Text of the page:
Walks and Wanders

Rhode Island’s unforgotten forest

From left, hikers Dan Rawling, Barbara Russell-Willett, and Tom Willett among the old-growth American beech trees in Oakland Forest on Aquidneck Island.
From left, hikers Dan Rawling, Barbara Russell-Willett, and Tom Willett among the old-growth American beech trees in Oakland Forest on Aquidneck Island.

PORTSMOUTH — Our good friend Tom Willett, a local resident, turned us on to this sweet little walk through Oakland Forest. The preserved, 20-acre sanctuary on Aquidneck Island, just minutes from bustling downtown Newport, was a former Vanderbilt-owned estate. Remnants of the picturesque summer farm, including the signature Vanderbilt gates and towering rhododendron hedges that once lined a carriage road, can still be seen. But the real draw is the old-growth forest, including a rare stand of 200- to 300-year-old American beech trees.

If you looked at an aerial map of the area, you’d see the small green patch of the forest surrounded by development; condos and houses crowd its edge and fan out from the preserve. The forest was on its way to being cleared, too, needed as a septic field for more condo development, until local arborist Matt Largesse announced that some of the trees on the site were centuries old and should be saved.

It seemed to be a preposterous idea. Historians pointed out that most of the forests in this area had been torched by fleeing British soldiers during the Revolutionary War. But scientists examined a chunk from a fallen tree, and sure enough, the surviving stand was precious, old, and rare.


We crossed an open meadow, walked over a small foot bridge, and entered the forest. Come summer, it is dense and shady here, a great place to come on a hot day to escape the heat and tourist hordes. Our last visit was on a brisk, early spring day and welcome sunlight filtered through the trees as we walked the loop trail, littered with layers of crushed, copper-hued beech leaves. The beginning of the trail was a bit soggy, and dominated by mature river birches and red maples. But soon, as we gained ground, stands of towering beech trees took over the landscape. The American beeches were easy to recognize, their light gray trunks ramrod straight and smooth, almost skin-like. Some had shallow, exposed roots that looked like crawling forest creatures. We spotted a massive tree, probably one of the oldest in the forest, which had split in two, perhaps struck by lightning. We followed the trail through the jungle-like rhododendron hedge.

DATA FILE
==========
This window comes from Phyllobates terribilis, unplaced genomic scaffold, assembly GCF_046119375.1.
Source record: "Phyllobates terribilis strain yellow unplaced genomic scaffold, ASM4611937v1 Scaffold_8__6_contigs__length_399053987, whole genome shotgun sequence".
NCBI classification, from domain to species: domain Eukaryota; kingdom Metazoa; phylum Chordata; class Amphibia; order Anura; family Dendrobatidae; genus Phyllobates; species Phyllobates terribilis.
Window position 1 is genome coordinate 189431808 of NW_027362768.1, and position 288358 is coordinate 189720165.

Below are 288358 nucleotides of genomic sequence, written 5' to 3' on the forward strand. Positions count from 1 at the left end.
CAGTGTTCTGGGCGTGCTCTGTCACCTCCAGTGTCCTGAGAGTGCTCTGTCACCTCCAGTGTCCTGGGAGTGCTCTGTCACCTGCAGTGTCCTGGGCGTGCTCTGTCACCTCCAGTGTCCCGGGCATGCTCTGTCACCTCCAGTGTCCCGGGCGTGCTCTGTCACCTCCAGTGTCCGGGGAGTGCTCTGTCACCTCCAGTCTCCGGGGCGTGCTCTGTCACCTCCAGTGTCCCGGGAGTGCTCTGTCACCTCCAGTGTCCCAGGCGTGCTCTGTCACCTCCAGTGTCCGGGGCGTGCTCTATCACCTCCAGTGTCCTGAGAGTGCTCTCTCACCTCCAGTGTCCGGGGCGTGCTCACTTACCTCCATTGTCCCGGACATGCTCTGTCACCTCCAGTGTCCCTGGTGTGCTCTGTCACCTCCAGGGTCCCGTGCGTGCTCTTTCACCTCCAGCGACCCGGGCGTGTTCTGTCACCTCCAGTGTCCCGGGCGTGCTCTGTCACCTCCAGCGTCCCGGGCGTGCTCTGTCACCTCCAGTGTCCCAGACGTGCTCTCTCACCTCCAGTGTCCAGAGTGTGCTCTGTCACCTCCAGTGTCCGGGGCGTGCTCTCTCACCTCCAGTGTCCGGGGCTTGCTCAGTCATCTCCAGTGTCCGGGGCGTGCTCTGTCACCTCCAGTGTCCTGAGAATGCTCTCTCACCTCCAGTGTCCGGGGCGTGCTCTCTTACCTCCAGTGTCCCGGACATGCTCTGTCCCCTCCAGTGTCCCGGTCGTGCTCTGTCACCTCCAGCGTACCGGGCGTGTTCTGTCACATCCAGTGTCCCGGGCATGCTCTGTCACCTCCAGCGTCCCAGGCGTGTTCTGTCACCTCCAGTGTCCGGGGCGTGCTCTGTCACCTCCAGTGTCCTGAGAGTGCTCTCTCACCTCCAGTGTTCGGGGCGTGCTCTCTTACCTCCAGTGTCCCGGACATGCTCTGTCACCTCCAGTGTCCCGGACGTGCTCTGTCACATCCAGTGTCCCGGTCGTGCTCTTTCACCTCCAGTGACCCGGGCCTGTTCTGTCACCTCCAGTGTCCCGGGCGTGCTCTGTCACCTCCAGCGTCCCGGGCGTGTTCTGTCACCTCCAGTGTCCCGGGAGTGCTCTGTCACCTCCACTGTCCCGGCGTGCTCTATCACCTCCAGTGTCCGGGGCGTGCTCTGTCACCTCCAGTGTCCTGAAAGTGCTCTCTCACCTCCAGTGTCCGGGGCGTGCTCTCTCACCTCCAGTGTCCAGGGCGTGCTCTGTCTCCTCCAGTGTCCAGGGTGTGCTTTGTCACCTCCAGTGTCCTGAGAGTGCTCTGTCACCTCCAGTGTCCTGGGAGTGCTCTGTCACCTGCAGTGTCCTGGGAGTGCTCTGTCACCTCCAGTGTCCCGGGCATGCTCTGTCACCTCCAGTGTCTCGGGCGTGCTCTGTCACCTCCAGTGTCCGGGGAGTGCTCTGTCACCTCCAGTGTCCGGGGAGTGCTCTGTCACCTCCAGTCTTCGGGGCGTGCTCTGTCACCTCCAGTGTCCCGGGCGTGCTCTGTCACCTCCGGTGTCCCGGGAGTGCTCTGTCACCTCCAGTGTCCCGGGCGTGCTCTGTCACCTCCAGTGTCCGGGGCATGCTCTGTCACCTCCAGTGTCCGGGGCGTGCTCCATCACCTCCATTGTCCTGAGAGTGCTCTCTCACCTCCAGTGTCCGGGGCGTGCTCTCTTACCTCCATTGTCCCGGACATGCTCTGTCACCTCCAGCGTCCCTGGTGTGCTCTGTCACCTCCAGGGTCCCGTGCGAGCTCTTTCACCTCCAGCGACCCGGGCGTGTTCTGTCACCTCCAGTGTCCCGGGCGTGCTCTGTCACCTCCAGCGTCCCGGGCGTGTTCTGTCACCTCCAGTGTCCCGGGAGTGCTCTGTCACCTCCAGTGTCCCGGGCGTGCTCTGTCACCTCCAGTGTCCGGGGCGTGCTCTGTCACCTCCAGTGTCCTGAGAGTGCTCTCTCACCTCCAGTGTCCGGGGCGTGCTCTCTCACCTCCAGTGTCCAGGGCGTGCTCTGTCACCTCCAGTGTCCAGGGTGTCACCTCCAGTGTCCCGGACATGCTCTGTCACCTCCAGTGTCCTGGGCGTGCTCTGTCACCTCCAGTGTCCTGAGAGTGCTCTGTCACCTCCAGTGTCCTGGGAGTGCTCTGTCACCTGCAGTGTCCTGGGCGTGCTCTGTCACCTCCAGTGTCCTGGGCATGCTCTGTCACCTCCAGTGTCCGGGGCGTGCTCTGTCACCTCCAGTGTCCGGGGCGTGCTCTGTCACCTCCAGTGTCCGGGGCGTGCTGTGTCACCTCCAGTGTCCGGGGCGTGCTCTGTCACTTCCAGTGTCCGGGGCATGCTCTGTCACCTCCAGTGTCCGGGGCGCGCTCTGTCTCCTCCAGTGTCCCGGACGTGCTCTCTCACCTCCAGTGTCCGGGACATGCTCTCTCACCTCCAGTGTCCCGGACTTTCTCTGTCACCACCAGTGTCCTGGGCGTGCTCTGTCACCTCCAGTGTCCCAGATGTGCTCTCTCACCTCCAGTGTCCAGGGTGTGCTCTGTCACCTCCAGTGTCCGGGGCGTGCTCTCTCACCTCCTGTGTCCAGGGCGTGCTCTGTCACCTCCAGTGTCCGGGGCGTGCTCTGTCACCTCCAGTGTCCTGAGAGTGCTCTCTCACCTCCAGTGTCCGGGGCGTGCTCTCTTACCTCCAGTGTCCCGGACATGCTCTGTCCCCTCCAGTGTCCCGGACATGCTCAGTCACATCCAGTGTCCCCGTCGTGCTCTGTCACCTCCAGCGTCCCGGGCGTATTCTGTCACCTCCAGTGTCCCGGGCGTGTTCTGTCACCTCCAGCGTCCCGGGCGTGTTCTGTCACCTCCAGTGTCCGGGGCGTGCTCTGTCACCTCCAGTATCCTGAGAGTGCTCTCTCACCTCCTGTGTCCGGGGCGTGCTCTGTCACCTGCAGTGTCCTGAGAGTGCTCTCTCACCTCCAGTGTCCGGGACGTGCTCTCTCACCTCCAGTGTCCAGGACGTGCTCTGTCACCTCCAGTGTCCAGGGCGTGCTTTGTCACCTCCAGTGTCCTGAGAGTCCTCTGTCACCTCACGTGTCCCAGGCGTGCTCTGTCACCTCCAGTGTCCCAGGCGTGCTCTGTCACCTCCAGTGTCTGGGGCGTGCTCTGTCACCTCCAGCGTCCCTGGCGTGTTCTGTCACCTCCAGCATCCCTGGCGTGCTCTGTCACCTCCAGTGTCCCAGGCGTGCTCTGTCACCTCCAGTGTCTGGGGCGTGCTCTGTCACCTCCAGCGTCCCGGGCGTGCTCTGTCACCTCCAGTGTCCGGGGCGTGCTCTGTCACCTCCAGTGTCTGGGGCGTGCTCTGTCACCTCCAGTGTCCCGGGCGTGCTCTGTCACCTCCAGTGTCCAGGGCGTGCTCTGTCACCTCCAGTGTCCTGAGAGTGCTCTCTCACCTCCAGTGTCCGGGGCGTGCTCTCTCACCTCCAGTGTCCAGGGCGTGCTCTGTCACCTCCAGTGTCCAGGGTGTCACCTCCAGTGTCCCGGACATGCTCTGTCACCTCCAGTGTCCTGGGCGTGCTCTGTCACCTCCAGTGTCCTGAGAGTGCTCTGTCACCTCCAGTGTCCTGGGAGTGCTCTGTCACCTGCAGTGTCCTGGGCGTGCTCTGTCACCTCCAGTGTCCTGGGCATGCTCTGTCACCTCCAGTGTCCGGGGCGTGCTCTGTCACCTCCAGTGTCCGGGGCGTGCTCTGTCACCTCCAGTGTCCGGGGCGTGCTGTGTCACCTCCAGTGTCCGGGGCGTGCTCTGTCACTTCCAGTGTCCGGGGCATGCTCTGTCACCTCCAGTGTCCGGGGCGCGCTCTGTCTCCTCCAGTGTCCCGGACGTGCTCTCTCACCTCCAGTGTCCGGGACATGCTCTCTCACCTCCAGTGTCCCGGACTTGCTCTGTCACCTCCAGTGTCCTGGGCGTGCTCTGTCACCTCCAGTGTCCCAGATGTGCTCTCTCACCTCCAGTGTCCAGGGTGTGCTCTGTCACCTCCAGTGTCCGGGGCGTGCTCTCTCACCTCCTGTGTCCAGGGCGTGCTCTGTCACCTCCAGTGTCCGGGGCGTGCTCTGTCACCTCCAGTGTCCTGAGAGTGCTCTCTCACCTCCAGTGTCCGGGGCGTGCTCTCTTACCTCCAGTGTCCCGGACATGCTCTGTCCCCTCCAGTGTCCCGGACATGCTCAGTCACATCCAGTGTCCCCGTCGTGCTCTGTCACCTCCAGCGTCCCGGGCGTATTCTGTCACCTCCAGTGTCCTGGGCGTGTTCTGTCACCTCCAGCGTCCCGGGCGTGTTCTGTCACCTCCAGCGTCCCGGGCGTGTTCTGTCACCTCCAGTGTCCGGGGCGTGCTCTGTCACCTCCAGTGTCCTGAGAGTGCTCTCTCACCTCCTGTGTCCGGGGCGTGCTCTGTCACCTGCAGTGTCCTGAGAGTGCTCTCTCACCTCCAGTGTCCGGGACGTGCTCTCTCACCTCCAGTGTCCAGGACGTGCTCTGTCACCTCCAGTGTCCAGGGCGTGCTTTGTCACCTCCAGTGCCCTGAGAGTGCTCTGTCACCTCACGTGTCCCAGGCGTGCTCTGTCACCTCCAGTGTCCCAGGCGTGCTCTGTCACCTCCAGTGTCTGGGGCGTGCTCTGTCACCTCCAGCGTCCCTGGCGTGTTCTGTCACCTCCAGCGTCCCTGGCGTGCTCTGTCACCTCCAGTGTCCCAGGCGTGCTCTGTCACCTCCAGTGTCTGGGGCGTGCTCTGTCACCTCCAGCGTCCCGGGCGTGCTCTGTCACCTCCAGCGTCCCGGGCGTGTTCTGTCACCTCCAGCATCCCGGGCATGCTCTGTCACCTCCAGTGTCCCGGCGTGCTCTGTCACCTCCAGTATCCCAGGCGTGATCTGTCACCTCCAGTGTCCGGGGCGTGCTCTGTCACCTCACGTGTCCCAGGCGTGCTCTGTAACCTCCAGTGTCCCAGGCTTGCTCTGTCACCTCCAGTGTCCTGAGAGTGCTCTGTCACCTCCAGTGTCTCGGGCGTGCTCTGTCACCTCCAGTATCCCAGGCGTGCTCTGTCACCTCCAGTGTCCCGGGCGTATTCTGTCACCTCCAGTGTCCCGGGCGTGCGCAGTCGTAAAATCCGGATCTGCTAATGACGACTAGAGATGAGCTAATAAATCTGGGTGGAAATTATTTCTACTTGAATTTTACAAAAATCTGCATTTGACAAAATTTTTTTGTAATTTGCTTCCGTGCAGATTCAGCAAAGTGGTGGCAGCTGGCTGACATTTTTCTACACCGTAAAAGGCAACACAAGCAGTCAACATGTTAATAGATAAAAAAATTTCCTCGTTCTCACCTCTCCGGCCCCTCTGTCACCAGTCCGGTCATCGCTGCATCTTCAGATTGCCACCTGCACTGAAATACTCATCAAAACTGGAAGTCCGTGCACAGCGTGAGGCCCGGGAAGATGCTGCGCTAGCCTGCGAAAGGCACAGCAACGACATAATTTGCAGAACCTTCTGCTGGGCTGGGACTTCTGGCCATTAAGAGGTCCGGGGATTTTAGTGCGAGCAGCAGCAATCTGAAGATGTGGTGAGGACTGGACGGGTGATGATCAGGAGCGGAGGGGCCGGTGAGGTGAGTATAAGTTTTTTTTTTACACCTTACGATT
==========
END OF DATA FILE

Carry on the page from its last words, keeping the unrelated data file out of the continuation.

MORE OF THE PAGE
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“My favorite tree is just up here,” Willett said, as we followed him to the base of an imposing, prehistoric-looking beech, with a huge, wide canopy that towered above the others. “This tree is one of the grandest, and I have a feeling that it might be the oldest in the forest.” It was a beauty.

We continued along the path, spotting patches of wild chives and yellow-flowered ginger, and listening to the sounds of a nearby downy woodpecker, which we later spotted perched and pecking on a tall red maple tree. We stopped to admire the “elbow tree” with a distinctive bent-arm branch, and marveled at how new trunks grew from old stumps and rotting roots. We also noticed that percolation test holes dug in anticipation of development remained. “They’re left as reminders of what could have happened,” Willett explained.

We could have easily been distracted by the close call, the what-ifs, and thoughts of other forests forgotten. Instead, we simply enjoyed our short jaunt through this unlikely, sun-filtered oasis.

For more information and trail map, visit From the Newport Bridge, take East Main Road (Route 138 north) to Union Street. Take a left on Union Street, then take the first left on Carriage Drive. Proceed through the subdivision to the bottom of Carriage Drive. The small parking lot and trailhead are on the left.

Diane Bair and Pamela Wright can be reached at bairwright@